Disease outbreak news
On 11 August 2016, the National Health and Family Planning Commission of China notified WHO of five additional cases of laboratory-confirmed human infection with avian influenza A(H7N9) virus, including one death.
Onset dates ranged from 24 June – 29 July 2016, and three of the five cases are male. Cases ranged in age from 13 – 79 years with a median age of 68 years (among cases reported so far, age range is from 0 – 91 years, with a median age of 58 years).
Two of the five cases reported exposure to live poultry, or were involved in the slaughter of poultry. There was no reported history of exposure to poultry for the other three cases. Cases were reported from two provinces (Fujian and Hebei) and one municipality (Beijing). Cases reported from Hebei and Beijing were reported to be family members. Investigations are on-going, at this stage human-to human-transmission cannot be ruled out, however to date no further transmission has been reported.
A total of 798 laboratory-confirmed human cases with avian influenza A(H7N9) virus have been reported through IHR notification since early 2013.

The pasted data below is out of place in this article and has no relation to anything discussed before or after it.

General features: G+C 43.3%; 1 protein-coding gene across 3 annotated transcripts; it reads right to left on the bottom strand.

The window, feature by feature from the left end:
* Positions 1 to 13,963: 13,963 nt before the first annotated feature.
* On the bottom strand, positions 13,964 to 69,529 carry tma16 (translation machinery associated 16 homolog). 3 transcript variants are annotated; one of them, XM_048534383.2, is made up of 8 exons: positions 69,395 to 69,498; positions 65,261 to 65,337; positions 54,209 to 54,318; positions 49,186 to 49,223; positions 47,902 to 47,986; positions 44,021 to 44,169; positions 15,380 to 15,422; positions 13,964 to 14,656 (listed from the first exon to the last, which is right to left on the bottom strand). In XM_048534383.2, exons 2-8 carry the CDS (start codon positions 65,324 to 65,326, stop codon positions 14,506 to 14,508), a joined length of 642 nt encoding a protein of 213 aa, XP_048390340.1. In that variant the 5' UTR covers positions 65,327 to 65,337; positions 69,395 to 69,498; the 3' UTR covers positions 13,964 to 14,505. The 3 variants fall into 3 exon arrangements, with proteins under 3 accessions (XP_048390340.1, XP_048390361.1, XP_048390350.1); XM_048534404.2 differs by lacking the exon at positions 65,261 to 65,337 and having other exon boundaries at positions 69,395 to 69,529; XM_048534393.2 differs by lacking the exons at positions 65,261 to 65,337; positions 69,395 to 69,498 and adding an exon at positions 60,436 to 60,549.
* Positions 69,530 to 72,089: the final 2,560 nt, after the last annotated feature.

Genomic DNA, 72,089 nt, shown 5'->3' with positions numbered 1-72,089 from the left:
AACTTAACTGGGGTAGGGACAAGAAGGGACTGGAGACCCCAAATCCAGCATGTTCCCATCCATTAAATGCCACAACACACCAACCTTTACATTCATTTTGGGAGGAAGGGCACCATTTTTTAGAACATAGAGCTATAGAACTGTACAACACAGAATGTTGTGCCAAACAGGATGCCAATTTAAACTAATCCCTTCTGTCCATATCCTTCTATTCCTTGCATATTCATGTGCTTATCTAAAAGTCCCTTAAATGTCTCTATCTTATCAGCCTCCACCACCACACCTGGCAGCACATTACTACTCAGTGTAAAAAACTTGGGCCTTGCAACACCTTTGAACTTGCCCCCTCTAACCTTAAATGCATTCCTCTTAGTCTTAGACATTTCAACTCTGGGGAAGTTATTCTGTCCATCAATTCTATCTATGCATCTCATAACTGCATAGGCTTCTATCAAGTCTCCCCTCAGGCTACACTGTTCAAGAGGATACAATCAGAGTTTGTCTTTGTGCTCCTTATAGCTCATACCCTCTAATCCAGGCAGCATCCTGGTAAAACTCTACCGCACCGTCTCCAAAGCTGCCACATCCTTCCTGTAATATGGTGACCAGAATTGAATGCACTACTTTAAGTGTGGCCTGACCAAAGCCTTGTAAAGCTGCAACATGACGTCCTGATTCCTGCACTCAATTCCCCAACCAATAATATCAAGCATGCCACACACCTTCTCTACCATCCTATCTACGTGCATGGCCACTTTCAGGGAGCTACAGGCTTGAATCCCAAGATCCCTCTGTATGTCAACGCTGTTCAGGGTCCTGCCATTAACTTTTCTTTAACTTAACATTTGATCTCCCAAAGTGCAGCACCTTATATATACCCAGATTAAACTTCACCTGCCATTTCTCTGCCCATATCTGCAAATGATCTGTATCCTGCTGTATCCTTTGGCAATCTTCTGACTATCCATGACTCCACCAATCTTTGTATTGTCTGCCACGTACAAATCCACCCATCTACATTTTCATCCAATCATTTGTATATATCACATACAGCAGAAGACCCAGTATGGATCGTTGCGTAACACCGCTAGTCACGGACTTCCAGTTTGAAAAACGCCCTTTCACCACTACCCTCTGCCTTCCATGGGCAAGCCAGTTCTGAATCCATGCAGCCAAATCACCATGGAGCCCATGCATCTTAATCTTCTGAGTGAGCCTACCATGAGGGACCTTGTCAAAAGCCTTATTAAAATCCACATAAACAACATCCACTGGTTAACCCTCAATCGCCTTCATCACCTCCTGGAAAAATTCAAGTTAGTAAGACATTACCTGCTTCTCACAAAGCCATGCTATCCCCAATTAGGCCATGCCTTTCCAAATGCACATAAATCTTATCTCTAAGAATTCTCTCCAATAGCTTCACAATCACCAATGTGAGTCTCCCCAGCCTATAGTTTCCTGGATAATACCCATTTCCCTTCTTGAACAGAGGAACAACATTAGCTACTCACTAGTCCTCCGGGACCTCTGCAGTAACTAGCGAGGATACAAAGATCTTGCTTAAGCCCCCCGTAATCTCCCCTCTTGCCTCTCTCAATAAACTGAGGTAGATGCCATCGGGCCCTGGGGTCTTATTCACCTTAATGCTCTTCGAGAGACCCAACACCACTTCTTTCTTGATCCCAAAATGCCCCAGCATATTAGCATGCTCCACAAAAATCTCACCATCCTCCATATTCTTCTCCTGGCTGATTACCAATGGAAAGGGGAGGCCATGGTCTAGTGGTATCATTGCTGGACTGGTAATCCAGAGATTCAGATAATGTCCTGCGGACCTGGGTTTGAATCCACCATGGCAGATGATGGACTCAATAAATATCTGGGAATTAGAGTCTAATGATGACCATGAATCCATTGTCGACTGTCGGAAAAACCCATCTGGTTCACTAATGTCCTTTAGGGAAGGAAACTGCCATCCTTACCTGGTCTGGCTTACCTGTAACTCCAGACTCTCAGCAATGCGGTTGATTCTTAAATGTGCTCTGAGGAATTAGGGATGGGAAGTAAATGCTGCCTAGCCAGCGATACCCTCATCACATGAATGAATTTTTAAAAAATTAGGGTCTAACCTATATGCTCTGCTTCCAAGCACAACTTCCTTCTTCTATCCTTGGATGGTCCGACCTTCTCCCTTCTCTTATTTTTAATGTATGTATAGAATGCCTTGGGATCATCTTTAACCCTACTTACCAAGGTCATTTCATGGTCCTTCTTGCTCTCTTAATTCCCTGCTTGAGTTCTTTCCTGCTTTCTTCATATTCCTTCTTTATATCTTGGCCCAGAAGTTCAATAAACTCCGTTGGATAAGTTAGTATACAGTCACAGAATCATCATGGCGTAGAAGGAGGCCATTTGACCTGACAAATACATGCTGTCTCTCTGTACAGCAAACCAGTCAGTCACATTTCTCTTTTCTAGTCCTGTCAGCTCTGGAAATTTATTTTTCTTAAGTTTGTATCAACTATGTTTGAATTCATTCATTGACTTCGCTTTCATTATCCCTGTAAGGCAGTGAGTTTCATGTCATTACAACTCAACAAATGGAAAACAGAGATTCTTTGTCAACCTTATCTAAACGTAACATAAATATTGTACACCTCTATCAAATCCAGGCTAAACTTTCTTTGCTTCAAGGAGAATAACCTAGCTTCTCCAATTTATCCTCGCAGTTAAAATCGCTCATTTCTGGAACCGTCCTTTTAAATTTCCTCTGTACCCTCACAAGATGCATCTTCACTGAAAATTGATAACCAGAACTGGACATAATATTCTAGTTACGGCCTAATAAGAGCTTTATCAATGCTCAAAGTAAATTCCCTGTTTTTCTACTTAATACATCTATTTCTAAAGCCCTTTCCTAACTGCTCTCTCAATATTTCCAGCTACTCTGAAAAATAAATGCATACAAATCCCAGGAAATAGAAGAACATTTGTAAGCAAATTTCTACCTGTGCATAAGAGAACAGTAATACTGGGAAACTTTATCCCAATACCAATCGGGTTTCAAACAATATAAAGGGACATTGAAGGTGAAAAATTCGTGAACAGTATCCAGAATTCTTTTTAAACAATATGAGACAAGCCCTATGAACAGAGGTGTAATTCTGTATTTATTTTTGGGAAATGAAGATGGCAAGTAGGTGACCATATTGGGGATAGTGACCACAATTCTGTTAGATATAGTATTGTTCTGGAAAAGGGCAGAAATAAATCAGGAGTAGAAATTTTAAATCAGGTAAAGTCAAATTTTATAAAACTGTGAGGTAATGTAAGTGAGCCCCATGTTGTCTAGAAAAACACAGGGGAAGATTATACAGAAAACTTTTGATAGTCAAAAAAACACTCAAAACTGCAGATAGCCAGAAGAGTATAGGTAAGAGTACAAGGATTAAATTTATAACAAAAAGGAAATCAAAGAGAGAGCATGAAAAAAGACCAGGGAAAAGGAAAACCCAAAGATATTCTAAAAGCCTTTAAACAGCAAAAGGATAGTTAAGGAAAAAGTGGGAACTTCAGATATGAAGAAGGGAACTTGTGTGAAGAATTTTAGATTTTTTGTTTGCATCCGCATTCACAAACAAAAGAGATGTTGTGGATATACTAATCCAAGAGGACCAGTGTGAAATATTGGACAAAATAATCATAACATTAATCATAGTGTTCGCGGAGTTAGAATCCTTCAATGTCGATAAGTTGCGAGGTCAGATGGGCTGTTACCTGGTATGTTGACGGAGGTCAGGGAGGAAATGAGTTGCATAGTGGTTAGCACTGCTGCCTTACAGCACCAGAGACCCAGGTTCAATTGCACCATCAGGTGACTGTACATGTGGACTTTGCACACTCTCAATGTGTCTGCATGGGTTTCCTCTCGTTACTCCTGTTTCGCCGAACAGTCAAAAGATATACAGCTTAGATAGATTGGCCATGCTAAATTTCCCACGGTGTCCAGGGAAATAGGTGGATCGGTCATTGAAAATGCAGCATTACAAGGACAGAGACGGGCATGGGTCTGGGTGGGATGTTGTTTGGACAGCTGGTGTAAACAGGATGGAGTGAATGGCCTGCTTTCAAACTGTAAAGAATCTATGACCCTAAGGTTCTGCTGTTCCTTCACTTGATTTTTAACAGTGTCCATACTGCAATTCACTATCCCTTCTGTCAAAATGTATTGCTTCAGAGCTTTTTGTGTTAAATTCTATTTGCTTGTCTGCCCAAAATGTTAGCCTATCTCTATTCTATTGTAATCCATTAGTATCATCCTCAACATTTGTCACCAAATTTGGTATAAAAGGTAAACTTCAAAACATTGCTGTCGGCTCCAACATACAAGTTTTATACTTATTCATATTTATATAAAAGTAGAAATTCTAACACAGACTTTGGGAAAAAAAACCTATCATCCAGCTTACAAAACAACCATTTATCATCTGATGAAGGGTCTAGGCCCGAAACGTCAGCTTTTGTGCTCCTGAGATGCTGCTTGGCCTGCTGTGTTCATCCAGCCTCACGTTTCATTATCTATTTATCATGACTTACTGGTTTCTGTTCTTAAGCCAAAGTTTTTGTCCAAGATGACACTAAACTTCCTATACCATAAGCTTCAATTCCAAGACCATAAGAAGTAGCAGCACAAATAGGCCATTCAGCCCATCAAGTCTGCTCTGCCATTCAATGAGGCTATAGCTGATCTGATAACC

Public health response
The Chinese Government has taken the following surveillance and control measures:
- strengthening outbreak surveillance and situation analysis;
- reinforcing all efforts on medical treatment; and
- conducting risk communication with the public and dissemination of information.
WHO risk assessment
Most human cases are exposed to the A(H7N9) virus through contact with infected poultry or contaminated environments, including live poultry markets. Since the virus continues to be detected in animals and environments, further human cases can be expected. Although small clusters of human cases with influenza A(H7N9) viruses have been reported including those involving healthcare workers, current epidemiological and virological evidence suggests that this virus has not acquired the ability of sustained transmission among humans. Therefore further community level spread is considered unlikely.
Human infections with the A(H7N9) virus are unusual and need to be monitored closely in order to identify changes in the virus and/or its transmission behaviour to humans as it may have a serious public health impact.